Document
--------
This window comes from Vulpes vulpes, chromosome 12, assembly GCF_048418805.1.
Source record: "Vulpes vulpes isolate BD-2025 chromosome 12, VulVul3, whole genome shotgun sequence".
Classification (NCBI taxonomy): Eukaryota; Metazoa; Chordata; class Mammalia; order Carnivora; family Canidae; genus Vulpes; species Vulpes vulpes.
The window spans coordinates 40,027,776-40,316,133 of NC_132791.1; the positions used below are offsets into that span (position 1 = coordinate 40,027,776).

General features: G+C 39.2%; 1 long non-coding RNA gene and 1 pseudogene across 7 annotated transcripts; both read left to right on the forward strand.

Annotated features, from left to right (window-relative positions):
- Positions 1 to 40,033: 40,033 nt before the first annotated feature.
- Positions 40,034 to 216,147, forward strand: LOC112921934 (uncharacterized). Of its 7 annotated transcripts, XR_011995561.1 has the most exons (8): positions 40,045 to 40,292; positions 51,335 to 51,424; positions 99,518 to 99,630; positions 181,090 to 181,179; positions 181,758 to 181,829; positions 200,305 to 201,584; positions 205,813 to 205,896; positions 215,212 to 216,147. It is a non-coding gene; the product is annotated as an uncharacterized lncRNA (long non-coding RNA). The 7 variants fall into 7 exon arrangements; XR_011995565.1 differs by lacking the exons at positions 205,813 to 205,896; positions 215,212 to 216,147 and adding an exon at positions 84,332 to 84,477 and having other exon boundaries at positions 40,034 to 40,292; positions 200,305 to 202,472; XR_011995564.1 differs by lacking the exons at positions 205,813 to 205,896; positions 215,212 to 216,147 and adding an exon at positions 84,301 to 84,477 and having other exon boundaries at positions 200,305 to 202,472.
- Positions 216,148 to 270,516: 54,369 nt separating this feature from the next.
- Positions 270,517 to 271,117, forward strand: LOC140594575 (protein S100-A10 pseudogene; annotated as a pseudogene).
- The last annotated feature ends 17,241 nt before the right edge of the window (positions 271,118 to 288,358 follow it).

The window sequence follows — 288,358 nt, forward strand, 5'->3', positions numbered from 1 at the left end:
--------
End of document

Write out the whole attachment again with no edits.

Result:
This window comes from Vulpes vulpes, chromosome 12, assembly GCF_048418805.1.
Source record: "Vulpes vulpes isolate BD-2025 chromosome 12, VulVul3, whole genome shotgun sequence".
Classification (NCBI taxonomy): Eukaryota; Metazoa; Chordata; class Mammalia; order Carnivora; family Canidae; genus Vulpes; species Vulpes vulpes.
The window spans coordinates 40,027,776-40,316,133 of NC_132791.1; the positions used below are offsets into that span (position 1 = coordinate 40,027,776).

General features: G+C 39.2%; 1 long non-coding RNA gene and 1 pseudogene across 7 annotated transcripts; both read left to right on the forward strand.

Annotated features, from left to right (window-relative positions):
- Positions 1 to 40,033: 40,033 nt before the first annotated feature.
- Positions 40,034 to 216,147, forward strand: LOC112921934 (uncharacterized). Of its 7 annotated transcripts, XR_011995561.1 has the most exons (8): positions 40,045 to 40,292; positions 51,335 to 51,424; positions 99,518 to 99,630; positions 181,090 to 181,179; positions 181,758 to 181,829; positions 200,305 to 201,584; positions 205,813 to 205,896; positions 215,212 to 216,147. It is a non-coding gene; the product is annotated as an uncharacterized lncRNA (long non-coding RNA). The 7 variants fall into 7 exon arrangements; XR_011995565.1 differs by lacking the exons at positions 205,813 to 205,896; positions 215,212 to 216,147 and adding an exon at positions 84,332 to 84,477 and having other exon boundaries at positions 40,034 to 40,292; positions 200,305 to 202,472; XR_011995564.1 differs by lacking the exons at positions 205,813 to 205,896; positions 215,212 to 216,147 and adding an exon at positions 84,301 to 84,477 and having other exon boundaries at positions 200,305 to 202,472.
- Positions 216,148 to 270,516: 54,369 nt separating this feature from the next.
- Positions 270,517 to 271,117, forward strand: LOC140594575 (protein S100-A10 pseudogene; annotated as a pseudogene).
- The last annotated feature ends 17,241 nt before the right edge of the window (positions 271,118 to 288,358 follow it).

The window sequence follows — 288,358 nt, forward strand, 5'->3', positions numbered from 1 at the left end: